A lot going on between the big social media companies and the Indian government. The fight began soon after the new IT/social rules came into effect on May 26. While the new IT rules have already come into effect that require social media platforms to follow certain guidelines to function smoothly in the country, big social platforms are yet to comply with the rules. Companies like Google and Facebook have already announced to soon comply with the new IT rules in the days to come, while WhatsApp and Twitter have (sort of) opposed them.

On Wednesday, WhatsApp moved to Delhi HC over “traceability” clause in the IT rules, which goes against the app’s key policies of securing chats with end-to-end encryption. Twitter finally opened up on the new IT rules on Thursday and said it will “strive” to comply with the new social guidelines. While the fight between Twitter and the Indian government is ongoing, let us take a look at 5 key developments that have happened in the last 24 hours.

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Twitter vs Indian government: Latest update

– The latest fight between the Indian government and Twitter began earlier this week when Delhi police officials visited Twitter’s official. The officials reportedly visited Twitter’s office in connection with a probe over the ongoing “toolkit” row between the ruling BJP and opposition parties.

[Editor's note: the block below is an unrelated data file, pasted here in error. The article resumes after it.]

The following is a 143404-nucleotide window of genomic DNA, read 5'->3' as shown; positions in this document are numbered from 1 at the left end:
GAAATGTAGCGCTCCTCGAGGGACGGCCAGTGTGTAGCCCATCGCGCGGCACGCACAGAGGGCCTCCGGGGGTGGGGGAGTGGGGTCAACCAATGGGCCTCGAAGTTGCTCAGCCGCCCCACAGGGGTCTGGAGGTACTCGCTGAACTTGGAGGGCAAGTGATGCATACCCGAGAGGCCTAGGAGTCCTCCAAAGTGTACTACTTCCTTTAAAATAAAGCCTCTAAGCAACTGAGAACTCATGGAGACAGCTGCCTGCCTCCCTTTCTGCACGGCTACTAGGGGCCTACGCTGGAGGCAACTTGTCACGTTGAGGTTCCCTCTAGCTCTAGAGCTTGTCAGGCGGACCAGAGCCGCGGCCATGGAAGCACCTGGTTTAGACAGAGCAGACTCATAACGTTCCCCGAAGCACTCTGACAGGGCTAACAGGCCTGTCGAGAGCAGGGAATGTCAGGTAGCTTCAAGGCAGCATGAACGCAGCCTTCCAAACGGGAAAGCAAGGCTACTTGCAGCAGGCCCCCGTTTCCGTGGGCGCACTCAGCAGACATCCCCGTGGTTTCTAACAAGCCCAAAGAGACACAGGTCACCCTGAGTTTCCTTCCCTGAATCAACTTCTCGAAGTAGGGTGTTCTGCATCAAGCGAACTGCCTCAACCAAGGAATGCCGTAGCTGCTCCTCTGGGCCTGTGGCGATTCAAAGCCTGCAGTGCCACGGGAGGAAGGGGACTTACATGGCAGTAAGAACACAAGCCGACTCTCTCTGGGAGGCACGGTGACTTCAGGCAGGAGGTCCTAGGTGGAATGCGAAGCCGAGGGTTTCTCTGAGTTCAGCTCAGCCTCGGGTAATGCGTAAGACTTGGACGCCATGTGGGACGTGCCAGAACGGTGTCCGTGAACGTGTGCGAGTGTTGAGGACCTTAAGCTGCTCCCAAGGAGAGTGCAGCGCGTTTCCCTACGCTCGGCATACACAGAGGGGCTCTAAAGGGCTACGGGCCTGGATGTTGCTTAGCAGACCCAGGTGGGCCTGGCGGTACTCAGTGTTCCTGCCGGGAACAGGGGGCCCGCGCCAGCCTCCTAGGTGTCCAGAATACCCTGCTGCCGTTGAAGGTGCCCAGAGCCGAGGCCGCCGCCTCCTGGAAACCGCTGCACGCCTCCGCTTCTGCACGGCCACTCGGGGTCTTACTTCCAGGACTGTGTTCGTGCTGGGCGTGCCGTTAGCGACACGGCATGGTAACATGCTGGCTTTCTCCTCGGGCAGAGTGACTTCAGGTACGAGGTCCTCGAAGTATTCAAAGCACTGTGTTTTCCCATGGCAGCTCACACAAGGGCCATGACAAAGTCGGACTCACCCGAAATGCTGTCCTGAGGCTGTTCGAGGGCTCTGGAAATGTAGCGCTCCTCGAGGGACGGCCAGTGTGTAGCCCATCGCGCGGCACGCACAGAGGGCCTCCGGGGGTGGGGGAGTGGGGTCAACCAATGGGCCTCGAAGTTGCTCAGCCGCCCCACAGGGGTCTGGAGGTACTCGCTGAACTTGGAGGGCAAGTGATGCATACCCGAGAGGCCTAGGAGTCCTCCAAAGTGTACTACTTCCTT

-After the incident, Twitter opened up for the very first time on Thursday. The microblogging site, via an official statement, expressed concerns over the “potential threat to freedom of expression and intimidation tactics by the police.” The company said, it is concerned about its employees in India and also the potential threat to freedom of expression for the people on Twitter.

-In an official statement, Twitter also said that it will “strive to comply” with the new IT law and will be “strictly guided by principles of transparency”. The company said, “we plan to advocate for changes to elements of these regulations that inhibit free, open public conversation. We will continue our constructive dialogue with the Indian Government and believe it is critical to adopt a collaborative approach.”

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-Twitter spokesperson said, “Twitter is deeply committed to the people of India. Our service has proven vital for the public conversation and a source of support for people during the pandemic. To keep our service available, we will strive to comply with applicable law in India. But, just as we do around the world, we will continue to be strictly guided by principles of transparency, a commitment to empowering every voice on the service, and protecting freedom of expression and privacy under the rule of law.”

-Responding to Twitter, the Indian government said in an official statement, that Twitter must “stop beating around the bush and comply with the laws of the land” instead of “dictating terms” to the world’s largest democracy. “Law making and policy formulations is the sole prerogative of the sovereign and Twitter is just a social media platform and it has no locus in dictating what India’s legal policy framework should be,” the Ministry of Electronics and IT said. The government also assured that all “representatives of social media companies including Twitter are and will always remain safe in India and there is no threat to their personal safety and security.”

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